Young men in seminary anticipating ministry in the SBC need to know what they are really getting into and count the cost. Working toward biblical reformation in the SBC is or will be no easy task. A new enthusiastic pastor may enter the ministry naively not realizing the state of affairs and quickly be crushed. We need a kind of Stop-Loss policy : ) I believe we are seeing younger ministers jump ship after a few years of ministry because they did not realize the condition of the average SBC church.

What are your thoughts?

Thanks,
JSBaptist

Stephen A Morse said...
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Stephen A Morse said...

JSBaptist-

I believe you are correct about the wrong perspective that our convention is giving our younger ministers.

Tom-

"Then, to top it all off, if recent patterns hold true to form, the pastor will probably be branded a "Calvinist" and accused of "ruining a perfectly good church.""

This whole paragraph describes the last two churches that I have been pastor of. Our state conventions and our associations seem to be working counter to the autonomous nature of the local church and I, for one, have become another statistic.

How do we ever hope to find a church that demonstrates regenerate behavior? Is it possible or do we need to plant a new one?

Tom said...

Stephen:

Sadly, your experience is far from uncommon. Churches that value a regenerate membership do exist, but they are not in the majority. Their numbers are growing as more and more pastors and church leaders become committed to seeing this principle reestablished in local congregations.

Stephen A Morse said...

Tom-

Last month I had a wonderful conversation with Phil Newton at the Fla Founders' Conference concerning the Founders' church planting plans.

Is church planting a major solution to reforming our convention? It seems that reforming existing congregations isn't.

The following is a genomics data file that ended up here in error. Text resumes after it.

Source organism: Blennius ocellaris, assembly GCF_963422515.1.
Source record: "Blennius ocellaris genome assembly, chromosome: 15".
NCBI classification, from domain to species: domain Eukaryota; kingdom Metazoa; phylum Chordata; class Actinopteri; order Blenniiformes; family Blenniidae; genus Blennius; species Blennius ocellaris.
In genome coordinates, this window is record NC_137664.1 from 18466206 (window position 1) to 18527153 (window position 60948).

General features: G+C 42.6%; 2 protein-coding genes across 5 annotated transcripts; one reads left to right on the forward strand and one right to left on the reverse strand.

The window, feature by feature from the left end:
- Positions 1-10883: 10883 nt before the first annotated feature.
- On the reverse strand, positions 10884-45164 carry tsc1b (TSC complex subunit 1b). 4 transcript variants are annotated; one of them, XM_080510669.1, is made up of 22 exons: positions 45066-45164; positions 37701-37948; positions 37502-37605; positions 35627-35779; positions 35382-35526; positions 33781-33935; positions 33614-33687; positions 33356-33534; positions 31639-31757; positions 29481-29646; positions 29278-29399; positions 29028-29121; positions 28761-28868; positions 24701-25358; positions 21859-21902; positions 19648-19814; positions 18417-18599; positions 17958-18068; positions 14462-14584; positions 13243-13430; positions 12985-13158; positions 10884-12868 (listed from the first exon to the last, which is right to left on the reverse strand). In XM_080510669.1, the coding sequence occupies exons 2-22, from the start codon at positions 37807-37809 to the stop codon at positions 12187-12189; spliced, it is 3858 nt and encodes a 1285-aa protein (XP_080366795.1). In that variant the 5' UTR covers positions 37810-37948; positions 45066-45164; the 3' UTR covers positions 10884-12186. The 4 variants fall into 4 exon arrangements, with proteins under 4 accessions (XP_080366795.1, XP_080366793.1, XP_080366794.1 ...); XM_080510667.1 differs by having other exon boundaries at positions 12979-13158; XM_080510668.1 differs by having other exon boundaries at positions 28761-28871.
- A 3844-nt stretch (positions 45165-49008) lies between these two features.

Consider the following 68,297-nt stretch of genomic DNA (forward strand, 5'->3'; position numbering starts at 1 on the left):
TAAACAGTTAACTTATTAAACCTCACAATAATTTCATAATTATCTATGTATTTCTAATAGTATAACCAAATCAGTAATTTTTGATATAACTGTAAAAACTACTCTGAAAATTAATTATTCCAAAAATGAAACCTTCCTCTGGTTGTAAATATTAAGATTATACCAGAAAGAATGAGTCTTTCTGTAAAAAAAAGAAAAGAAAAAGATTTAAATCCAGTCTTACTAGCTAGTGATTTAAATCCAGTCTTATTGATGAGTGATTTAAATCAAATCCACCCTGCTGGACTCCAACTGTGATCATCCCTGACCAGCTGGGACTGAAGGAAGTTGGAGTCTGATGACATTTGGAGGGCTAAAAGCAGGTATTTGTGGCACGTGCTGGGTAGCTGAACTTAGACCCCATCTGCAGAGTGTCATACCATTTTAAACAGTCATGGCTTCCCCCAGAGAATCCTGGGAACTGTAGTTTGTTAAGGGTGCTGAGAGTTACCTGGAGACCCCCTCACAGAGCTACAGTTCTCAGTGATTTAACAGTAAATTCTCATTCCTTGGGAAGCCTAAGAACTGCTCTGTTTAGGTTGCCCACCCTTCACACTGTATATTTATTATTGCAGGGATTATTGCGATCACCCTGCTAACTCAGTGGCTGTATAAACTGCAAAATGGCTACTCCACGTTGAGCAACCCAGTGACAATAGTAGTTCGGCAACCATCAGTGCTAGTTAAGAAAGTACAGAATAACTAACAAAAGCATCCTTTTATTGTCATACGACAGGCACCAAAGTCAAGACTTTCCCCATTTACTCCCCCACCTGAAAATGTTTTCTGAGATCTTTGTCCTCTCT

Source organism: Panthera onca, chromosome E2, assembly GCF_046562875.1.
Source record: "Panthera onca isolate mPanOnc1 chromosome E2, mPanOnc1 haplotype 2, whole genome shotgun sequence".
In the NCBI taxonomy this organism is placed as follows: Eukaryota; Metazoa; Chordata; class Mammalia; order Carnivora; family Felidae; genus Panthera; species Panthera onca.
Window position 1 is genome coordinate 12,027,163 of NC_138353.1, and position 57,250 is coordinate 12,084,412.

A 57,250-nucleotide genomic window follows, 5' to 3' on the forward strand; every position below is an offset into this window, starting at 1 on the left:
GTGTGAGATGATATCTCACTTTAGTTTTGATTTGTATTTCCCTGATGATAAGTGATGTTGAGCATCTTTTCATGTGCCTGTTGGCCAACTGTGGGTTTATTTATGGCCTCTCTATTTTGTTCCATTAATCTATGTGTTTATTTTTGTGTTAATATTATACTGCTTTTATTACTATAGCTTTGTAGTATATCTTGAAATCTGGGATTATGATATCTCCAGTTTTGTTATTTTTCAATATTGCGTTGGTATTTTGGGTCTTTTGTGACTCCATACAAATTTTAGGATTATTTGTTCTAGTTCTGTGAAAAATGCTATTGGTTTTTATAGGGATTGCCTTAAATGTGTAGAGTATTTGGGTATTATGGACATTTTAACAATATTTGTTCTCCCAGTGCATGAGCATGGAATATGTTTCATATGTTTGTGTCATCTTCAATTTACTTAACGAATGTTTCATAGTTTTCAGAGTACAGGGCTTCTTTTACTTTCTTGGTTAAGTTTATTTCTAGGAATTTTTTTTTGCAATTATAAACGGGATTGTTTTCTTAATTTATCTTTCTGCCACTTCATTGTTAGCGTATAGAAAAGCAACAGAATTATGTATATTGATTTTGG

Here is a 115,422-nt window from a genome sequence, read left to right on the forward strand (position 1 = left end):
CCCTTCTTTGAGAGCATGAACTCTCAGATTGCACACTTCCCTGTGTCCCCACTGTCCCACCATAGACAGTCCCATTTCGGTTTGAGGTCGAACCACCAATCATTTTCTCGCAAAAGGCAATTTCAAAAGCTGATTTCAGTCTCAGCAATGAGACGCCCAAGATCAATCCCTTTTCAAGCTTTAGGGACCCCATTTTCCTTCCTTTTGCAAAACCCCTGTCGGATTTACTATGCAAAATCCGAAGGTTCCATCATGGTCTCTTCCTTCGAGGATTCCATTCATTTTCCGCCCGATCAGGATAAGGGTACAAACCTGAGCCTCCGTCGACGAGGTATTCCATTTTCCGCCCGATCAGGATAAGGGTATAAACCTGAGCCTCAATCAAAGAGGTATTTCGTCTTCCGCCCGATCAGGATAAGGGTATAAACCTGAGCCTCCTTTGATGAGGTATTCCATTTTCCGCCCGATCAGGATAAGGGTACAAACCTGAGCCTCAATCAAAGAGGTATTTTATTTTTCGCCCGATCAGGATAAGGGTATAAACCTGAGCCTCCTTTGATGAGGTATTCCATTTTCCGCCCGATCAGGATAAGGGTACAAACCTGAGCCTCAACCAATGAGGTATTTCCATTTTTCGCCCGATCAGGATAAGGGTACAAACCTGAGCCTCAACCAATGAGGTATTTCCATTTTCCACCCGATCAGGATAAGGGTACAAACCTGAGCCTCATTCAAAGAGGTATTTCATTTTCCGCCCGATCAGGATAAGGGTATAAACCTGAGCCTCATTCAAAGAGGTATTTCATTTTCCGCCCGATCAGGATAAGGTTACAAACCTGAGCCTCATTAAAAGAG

Tom said...

Stephen:

Church planting will play an important part of recovering and spreading the Gospel in the next generation. But so will seeing present churches restored to spiritual health. Jesus doesn't give up quickly on weak, sick, arrogant and dying churches (see Revelation 2 and 3). Neither should we. So, the way I see it we have a "both and" agenda ahead of us.

Mark said...

I wonder if the problem isn't more complex than unregenerate members. What do the Founders think about backsliding and apostasy?

Mark said...

I wonder if the problem isn't more complex than unregenerate members. What do the Founders think about backsliding and apostasy?

Tom said...

Mark:

Yes, the problem extends beyond unregenerate members, but that is the main, identifiable and quantifiable culprit. Backsliding is real. It is healed through the means of grace that God has prescribed, including church discipline--which, because it is rarely practiced, is usually not afforded to backsliding believers.

Apostasy is also real--not in the sense of a saved person losing salvation, but in the sense of a professing believer turning away from Christ When it is temporary, it is backsliding. When it is final, it is the outworking of hypocritical faith that does not save.

Mark said...
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Mark said...

Because church discipline is rarely practiced, backsliding would seem to be potentially a major component of the problem.

I hardly think the biblical view of apostasy is "losing" one's salvation ... or the action of one never really saved.